Euphaea decorata in Tai Po Kau Forest Stream (Hong Kong) was univoltine. Most recruitment took place in summer, and larval growth proceeded throughout the year. Life-cycles recorded in 1977–78 and 1978–79 were similar. Annual production estimates, using the removal-summation, instantaneous growth and size-frequency methods, were more similar for the 1978–79 generation (ranging from 158.7–174.7; mean 1671 mg dry wt m-2) than for the 1977–78 generation (93.9-173-6; mean 131.7 mg dry wt m-2). Mean biomass was similar for both generations (ranging from 33.5–33.9 mg dry wt m-2), and mean P/B ratios were 3.9 1977–78) and 5.0 (1978–79). These are the first estimates of annual production by an Oriental stream insect.
Larvae were most abundant at microsites in the middle of the stream. Multiple regression analysis indicated that substratum characteristics were a major determinant of microdistribution. Euphaea decorata apparently favoured poorly-sorted sediments with highly peaked grain size-frequency distributions, containing few fine particles.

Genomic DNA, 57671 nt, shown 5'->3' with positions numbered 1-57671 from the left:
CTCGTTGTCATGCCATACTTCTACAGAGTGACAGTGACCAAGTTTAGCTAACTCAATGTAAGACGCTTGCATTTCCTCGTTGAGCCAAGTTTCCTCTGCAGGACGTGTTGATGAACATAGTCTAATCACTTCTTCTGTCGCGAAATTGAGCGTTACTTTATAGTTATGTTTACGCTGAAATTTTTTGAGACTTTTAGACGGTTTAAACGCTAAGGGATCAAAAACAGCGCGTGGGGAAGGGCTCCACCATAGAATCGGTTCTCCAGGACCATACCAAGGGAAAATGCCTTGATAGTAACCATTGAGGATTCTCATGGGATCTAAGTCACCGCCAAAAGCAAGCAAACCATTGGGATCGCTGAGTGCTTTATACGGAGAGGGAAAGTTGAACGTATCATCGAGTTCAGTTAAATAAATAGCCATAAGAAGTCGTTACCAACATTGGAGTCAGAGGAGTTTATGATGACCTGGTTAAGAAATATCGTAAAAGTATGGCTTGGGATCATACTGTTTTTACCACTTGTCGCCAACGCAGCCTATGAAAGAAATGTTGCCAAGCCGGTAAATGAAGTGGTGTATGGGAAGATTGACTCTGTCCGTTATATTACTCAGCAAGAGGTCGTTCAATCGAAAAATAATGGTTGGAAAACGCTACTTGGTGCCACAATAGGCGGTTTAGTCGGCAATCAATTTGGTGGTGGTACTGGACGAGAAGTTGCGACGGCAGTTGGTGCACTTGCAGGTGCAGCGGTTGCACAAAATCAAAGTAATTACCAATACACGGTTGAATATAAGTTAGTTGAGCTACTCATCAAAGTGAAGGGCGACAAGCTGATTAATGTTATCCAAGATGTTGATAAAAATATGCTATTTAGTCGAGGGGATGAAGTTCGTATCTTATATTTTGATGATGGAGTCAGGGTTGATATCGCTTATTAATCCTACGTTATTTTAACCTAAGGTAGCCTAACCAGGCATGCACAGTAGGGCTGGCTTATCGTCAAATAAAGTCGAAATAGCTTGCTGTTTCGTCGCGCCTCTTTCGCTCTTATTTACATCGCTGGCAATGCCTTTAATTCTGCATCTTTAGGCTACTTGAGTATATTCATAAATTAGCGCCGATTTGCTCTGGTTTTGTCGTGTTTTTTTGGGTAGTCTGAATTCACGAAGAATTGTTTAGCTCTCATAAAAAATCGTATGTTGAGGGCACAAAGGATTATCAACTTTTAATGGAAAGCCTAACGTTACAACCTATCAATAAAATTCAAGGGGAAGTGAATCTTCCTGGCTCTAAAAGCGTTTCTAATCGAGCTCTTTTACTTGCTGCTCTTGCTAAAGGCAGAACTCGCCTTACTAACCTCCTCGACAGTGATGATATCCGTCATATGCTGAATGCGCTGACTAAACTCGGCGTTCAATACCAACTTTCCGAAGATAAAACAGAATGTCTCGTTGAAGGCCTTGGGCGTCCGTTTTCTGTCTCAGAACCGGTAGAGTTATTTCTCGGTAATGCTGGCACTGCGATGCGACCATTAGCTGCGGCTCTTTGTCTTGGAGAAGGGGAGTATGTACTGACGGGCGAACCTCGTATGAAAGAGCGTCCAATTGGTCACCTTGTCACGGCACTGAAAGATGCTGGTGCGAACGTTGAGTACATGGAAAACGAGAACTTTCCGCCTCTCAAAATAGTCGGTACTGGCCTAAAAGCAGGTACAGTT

The carnivorous larvae showed ontogenetic changes in diet. Small individuals consumed mainly chironomid (Diptera) larvae; the diet expanded to include (successively) larvae of Ephemeroptera and Trichoptera as E. decorata grew. Seasonal changes in diet were also apparent, although larval diets during spring and summer were similar. There was also considerable overlap between autumn and winter diets. Ontogenetic influences upon prey consumed were not sufficient to account for the observed seasonal differences.